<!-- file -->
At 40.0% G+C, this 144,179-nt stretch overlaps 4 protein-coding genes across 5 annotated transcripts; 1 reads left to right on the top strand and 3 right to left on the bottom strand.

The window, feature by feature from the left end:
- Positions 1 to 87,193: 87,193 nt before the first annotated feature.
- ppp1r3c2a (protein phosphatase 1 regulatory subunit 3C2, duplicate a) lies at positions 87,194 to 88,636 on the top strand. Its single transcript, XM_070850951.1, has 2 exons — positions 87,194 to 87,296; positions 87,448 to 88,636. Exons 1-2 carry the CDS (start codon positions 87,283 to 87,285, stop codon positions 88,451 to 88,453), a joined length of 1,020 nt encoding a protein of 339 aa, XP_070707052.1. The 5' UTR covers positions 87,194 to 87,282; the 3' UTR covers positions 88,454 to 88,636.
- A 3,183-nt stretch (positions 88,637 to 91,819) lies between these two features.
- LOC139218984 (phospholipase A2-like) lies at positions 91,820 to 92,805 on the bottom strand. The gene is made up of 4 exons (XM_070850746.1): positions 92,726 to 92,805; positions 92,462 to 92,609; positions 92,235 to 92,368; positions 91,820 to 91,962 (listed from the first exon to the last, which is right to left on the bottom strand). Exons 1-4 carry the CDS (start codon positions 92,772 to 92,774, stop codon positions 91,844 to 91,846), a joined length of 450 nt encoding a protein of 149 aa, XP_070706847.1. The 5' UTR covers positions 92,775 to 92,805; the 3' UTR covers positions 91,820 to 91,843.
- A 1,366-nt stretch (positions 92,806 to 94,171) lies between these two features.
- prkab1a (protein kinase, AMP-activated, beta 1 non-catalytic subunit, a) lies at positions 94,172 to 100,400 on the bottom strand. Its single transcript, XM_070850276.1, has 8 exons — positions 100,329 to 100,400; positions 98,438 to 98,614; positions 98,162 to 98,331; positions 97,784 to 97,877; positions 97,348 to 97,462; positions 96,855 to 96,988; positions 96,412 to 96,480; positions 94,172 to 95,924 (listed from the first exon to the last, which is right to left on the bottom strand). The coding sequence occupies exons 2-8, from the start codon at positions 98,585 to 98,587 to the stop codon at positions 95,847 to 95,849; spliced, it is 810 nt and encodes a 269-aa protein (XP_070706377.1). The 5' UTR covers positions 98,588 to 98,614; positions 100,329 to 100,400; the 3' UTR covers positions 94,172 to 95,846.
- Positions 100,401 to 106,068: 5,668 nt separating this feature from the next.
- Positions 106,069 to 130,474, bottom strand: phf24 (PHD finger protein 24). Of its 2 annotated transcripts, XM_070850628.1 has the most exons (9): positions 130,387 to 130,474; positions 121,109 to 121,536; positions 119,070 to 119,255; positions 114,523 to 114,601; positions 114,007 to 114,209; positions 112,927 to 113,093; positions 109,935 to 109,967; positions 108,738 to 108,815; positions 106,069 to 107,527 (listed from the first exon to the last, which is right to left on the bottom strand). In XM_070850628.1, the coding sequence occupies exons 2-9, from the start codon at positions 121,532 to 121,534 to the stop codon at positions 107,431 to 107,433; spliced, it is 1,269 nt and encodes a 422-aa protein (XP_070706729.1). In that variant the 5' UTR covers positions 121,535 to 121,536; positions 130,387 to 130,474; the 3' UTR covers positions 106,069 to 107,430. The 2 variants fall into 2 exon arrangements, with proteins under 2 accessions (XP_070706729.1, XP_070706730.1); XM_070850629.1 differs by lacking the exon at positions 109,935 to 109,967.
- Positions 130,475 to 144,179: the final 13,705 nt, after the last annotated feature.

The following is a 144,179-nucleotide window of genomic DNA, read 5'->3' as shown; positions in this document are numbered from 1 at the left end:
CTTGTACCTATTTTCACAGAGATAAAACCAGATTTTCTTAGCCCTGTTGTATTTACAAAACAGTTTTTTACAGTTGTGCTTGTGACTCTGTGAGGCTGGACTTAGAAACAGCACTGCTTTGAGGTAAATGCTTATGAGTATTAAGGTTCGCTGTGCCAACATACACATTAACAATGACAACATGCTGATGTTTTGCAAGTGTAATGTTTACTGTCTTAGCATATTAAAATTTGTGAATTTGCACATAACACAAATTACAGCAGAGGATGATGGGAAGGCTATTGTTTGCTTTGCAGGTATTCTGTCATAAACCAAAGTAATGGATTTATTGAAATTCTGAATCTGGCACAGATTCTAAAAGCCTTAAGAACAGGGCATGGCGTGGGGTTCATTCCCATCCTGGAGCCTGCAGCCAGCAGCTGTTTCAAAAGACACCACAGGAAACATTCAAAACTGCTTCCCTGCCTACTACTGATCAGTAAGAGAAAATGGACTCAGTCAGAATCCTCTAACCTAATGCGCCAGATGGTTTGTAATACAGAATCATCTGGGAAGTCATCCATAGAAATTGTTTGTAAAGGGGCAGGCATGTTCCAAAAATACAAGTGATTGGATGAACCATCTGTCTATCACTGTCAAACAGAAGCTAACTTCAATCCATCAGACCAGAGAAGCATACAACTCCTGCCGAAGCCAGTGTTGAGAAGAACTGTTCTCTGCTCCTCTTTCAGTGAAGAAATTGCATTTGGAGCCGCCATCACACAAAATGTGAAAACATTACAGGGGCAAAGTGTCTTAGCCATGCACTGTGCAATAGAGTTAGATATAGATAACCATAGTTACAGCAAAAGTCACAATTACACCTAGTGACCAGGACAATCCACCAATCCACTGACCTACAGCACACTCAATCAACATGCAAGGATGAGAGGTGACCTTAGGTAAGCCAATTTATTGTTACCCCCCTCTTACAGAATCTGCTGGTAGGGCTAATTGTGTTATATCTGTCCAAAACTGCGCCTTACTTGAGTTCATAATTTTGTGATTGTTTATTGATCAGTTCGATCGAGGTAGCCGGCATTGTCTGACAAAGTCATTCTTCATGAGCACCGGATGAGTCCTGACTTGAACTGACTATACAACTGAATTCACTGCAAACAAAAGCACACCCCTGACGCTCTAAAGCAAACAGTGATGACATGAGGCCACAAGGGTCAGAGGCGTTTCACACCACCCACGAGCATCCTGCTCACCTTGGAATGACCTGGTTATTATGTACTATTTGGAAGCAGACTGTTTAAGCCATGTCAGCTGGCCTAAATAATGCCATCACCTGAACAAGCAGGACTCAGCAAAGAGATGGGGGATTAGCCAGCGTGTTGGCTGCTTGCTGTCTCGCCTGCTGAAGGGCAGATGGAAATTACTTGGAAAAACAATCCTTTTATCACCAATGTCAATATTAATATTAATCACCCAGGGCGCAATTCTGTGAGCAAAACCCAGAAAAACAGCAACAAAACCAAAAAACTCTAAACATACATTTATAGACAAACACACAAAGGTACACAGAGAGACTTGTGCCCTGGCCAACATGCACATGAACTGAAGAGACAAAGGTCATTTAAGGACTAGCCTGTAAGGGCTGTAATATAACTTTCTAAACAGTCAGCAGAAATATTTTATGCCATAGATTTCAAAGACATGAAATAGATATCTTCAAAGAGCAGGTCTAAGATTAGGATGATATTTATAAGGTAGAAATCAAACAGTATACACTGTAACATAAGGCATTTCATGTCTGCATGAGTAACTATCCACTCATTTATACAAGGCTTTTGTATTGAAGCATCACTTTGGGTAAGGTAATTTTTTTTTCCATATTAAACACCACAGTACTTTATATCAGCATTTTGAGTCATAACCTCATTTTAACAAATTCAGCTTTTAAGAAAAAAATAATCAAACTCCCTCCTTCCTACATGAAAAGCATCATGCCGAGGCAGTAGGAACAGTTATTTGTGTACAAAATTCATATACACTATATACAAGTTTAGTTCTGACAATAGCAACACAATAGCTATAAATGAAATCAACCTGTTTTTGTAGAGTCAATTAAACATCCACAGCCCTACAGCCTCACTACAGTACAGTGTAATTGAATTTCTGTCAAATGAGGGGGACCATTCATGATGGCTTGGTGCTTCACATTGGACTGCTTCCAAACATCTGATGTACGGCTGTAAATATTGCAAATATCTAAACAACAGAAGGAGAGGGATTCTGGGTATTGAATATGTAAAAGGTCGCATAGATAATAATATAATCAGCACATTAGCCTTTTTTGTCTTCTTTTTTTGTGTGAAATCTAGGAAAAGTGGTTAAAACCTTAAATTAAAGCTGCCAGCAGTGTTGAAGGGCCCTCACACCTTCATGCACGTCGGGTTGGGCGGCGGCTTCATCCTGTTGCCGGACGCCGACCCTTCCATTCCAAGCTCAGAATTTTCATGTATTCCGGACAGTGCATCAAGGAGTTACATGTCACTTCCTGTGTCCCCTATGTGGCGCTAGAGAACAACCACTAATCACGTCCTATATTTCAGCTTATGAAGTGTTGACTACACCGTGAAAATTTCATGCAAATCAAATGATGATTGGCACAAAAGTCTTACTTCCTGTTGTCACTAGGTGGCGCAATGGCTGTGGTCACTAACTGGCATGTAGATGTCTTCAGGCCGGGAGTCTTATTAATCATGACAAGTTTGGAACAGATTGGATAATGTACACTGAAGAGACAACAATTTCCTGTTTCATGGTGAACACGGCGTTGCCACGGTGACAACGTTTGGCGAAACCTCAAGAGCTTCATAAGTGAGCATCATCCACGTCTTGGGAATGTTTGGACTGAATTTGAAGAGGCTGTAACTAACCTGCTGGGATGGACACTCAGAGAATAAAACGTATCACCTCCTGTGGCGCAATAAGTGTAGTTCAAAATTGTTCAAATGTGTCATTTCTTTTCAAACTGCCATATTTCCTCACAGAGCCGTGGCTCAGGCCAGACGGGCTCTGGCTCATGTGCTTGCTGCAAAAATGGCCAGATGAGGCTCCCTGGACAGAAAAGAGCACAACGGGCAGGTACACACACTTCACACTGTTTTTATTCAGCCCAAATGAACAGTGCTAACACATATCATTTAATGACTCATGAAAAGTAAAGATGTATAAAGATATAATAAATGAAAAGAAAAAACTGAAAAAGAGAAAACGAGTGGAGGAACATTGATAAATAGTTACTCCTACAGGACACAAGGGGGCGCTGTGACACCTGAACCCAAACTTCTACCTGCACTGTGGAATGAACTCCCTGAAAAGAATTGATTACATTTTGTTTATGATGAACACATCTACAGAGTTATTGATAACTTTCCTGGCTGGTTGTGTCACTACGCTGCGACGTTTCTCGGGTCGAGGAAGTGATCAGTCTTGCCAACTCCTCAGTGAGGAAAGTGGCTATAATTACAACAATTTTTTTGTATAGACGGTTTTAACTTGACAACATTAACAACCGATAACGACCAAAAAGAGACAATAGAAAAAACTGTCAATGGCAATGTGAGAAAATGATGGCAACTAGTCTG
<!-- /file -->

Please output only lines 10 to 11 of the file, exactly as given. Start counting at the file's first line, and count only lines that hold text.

- Positions 106,069 to 130,474, bottom strand: phf24 (PHD finger protein 24). Of its 2 annotated transcripts, XM_070850628.1 has the most exons (9): positions 130,387 to 130,474; positions 121,109 to 121,536; positions 119,070 to 119,255; positions 114,523 to 114,601; positions 114,007 to 114,209; positions 112,927 to 113,093; positions 109,935 to 109,967; positions 108,738 to 108,815; positions 106,069 to 107,527 (listed from the first exon to the last, which is right to left on the bottom strand). In XM_070850628.1, the coding sequence occupies exons 2-9, from the start codon at positions 121,532 to 121,534 to the stop codon at positions 107,431 to 107,433; spliced, it is 1,269 nt and encodes a 422-aa protein (XP_070706729.1). In that variant the 5' UTR covers positions 121,535 to 121,536; positions 130,387 to 130,474; the 3' UTR covers positions 106,069 to 107,430. The 2 variants fall into 2 exon arrangements, with proteins under 2 accessions (XP_070706729.1, XP_070706730.1); XM_070850629.1 differs by lacking the exon at positions 109,935 to 109,967.
- Positions 130,475 to 144,179: the final 13,705 nt, after the last annotated feature.